How hazing rumors are affecting Theta
Blake Berry '23
Kappa Alpha Theta, better known to most of Randolph-Macon’s student body simply as Theta, was recently thrust into the spotlight over serious allegations of hazing their new members. This incident occurred one night during the first half of Fall Semester, when multiple Freshman looking to join the sorority returned to their dorms with signs of sickness.
Because so little is known about the incident, rumors began to spread around campus about what really happened at Theta, who was involved, and what was going to happen to those who broke Macon’s strict anti-hazing rules.
Randolph-Macon’s College Hazing Policy defines hazing as “recklessly or intentionally endangering the health or safety of a student or students or to inflict bodily injury on a student or students in connection with or for the purpose of initiation, admission into or affiliation with, or as condition for continued membership in a club, organization, association, fraternity, sorority, or student body regardless of whether the student or students so endangered or injured participated voluntarily in the relevant activity.”
Other situations that are considered hazing include: the use of alcohol, paddling, physical and psychological shocks, quests or treasure hunts, involuntary nudity, as well as any other activities that may not take place on the official campus, or are “not consistent with academic achievement, College policy, or federal, state or local laws.”
In order to protect the identity of those affected, members of the College and Administration are not allowed to comment on the situation. Campus Safety, Dean McGhee, and even first responders refused to provide any information to the Yellow Jacket regarding what happened at Theta.
Members of Theta also did not comment on the issue, as their national headquarters have forbidden them from speaking on the topic. However, one member did state that their girls have finally begun to recover from the effects of the incident.
Hazing is a problem that continues to plague all sorts of organizations in Colleges, middle and high schools, sports teams, clubs, and even jobs. Places like Randolph-Macon take great care to inform their students about what hazing is, how to identify it, and how to avoid possible encounters.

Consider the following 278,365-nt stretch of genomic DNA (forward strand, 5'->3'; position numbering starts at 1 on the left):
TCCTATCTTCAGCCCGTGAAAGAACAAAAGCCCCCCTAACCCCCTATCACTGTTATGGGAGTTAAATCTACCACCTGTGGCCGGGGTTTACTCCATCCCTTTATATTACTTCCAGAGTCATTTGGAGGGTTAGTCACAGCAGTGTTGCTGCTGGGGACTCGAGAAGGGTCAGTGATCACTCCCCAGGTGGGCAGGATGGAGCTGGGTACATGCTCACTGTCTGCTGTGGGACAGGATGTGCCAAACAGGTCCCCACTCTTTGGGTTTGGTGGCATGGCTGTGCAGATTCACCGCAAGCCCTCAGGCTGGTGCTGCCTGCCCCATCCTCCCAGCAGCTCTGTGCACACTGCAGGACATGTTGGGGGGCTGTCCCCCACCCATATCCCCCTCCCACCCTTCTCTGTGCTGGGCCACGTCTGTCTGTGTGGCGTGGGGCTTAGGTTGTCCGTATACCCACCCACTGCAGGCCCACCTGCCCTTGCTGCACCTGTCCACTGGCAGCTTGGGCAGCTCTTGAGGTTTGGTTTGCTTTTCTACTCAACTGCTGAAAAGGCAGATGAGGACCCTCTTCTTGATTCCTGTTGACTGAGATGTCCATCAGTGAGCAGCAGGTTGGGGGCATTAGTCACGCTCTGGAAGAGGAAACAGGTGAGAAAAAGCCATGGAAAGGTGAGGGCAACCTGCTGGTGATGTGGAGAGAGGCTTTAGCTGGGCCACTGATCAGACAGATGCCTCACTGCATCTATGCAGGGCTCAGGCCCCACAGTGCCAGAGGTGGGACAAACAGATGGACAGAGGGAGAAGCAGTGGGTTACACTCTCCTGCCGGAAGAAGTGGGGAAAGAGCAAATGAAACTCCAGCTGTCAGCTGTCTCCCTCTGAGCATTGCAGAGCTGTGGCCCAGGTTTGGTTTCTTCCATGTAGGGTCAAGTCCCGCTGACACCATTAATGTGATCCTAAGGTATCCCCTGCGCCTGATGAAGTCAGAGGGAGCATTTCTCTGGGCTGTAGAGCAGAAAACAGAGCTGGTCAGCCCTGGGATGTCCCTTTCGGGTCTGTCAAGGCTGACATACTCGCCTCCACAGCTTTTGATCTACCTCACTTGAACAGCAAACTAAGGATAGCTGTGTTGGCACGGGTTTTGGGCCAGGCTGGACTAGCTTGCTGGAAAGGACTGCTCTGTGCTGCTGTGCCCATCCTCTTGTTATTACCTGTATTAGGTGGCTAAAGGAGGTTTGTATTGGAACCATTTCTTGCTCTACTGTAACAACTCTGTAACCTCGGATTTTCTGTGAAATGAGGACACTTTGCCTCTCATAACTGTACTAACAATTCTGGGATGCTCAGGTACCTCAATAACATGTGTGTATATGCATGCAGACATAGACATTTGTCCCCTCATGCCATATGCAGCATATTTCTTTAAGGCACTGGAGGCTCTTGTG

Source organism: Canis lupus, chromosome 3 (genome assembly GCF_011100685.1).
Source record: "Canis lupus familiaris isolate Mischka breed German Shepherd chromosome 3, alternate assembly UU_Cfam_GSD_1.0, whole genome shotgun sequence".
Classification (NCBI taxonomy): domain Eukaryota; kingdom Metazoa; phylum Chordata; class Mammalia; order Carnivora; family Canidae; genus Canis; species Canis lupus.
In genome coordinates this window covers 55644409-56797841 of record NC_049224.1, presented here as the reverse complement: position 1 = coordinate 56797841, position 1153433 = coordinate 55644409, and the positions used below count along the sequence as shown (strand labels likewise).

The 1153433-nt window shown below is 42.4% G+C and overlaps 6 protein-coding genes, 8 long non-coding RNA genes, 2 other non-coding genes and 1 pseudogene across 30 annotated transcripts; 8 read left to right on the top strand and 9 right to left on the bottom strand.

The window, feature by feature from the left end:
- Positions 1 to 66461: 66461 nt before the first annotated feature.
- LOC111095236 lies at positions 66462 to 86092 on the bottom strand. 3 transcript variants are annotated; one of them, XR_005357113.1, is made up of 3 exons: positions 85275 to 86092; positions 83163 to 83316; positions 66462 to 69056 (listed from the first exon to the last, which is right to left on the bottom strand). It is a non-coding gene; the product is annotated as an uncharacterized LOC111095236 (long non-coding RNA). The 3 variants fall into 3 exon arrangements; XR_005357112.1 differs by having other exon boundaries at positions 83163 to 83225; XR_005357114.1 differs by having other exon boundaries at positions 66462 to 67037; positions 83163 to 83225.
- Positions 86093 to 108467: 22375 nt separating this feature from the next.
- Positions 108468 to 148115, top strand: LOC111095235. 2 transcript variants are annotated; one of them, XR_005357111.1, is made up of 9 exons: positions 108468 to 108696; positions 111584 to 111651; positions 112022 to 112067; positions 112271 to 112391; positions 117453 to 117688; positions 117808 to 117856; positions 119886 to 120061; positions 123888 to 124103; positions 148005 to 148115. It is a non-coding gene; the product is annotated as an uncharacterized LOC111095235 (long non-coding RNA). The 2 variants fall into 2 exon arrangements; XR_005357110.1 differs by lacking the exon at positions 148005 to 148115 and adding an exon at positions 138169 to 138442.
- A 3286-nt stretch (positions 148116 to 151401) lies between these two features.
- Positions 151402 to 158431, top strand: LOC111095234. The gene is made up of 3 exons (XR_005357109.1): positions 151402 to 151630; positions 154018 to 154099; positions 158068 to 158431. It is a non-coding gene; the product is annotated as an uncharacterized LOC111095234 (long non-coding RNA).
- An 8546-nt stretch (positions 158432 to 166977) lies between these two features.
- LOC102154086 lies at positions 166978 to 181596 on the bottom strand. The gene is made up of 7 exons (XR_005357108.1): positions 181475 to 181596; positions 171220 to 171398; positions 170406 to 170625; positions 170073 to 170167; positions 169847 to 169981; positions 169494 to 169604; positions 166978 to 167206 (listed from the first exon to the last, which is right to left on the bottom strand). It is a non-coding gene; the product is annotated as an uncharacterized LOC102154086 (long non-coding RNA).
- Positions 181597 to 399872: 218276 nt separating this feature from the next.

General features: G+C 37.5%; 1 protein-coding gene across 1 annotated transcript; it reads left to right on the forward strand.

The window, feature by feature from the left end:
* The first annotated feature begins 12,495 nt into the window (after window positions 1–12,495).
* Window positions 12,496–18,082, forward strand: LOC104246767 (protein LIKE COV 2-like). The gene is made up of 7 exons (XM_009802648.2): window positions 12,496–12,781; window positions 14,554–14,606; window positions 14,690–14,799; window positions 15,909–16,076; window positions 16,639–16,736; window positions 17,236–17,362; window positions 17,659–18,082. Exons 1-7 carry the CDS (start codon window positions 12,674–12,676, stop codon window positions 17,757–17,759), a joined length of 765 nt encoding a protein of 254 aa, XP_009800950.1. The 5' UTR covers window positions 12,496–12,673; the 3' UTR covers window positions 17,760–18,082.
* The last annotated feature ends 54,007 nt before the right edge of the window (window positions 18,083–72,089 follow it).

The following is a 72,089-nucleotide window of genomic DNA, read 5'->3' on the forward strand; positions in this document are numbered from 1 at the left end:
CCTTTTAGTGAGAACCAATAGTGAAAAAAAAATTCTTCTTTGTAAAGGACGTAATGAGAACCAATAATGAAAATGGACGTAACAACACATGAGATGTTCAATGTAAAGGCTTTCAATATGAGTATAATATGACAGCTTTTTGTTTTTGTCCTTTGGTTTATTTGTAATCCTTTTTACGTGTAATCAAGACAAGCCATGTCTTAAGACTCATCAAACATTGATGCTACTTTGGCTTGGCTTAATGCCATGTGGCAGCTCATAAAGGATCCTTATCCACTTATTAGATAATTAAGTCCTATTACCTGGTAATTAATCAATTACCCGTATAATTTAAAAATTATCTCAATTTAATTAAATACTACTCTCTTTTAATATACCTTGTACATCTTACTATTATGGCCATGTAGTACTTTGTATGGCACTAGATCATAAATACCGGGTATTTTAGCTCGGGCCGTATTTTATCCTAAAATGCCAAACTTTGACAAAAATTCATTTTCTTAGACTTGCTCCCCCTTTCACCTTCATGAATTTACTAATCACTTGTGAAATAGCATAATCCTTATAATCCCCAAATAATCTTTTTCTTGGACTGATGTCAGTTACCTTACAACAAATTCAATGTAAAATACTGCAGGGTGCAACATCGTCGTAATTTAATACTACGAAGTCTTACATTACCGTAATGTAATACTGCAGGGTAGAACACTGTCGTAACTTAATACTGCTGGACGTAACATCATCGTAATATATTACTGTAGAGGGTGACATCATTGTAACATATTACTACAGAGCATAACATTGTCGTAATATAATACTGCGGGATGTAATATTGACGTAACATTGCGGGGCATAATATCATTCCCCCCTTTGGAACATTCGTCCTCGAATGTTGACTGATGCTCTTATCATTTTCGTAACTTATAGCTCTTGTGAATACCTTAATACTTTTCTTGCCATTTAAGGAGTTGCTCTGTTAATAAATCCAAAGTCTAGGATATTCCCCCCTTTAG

This information is detailed in multiple places, including official websites, multiple different forms of student handbooks, as well as being a major focus during the Freshman orientation process once school begins.
However, with such an incident occurring at the College even with multiple different forms of information provided to students to identify and avoid hazing, what more can be done to stop the spread of hazing, not only in the Greek Life community, but in sports, clubs, and other similar groups?
Education is only half the battle, as even the most educated on a topic can still make mistakes and find themselves in an unadmirable situation. Students and members of the Randolph-Macon community at large should be more focused on trying to break the stigma of importance in hazing, or the glorification of the process as a whole.
Many different forms of media tend to feature forms of hazing, this can range from kid’s television like Spongebob to R-rated films like "22 Jump Street," which show acts of initiation in order to bring someone into a community, generally through means of pain or humiliation to the person who is trying to become one with the group.
This kind of support for the act normalizes it in the minds of viewers, who generally won’t question the actions of the movie or form of media they’re absorbing, causing them to be more likely to become involved with hazing in some way.
Setting the rules and guidelines can only be applied to those who are affected by hazing. Those who don’t come in contact with it possibly will never have to worry or think about it again, allowing more and more hazing to take place without action being taken.
There is no simple solution to preventing hazing, but the steps the College has taken in both the incident with Theta, and their overall no-tolerance policy for hazing will have great impact on the amount of hazing incidents they will encounter as a whole.
Ultimately, Randolph-Macon and other organizations have no way to predict when or where hazing will take place, so their only true option is to provide information to keep the public informed on the signs and ways to avoid it. The process that both Randolph-Macon and Kappa Alpha Theta have taken in order to protect the feelings and identities of those involved in the incident have been very admirable.
Keeping the situation quiet in order to prevent serious rumors from spreading and misinformation becoming fact will prove to be the healthiest option for the community as a whole.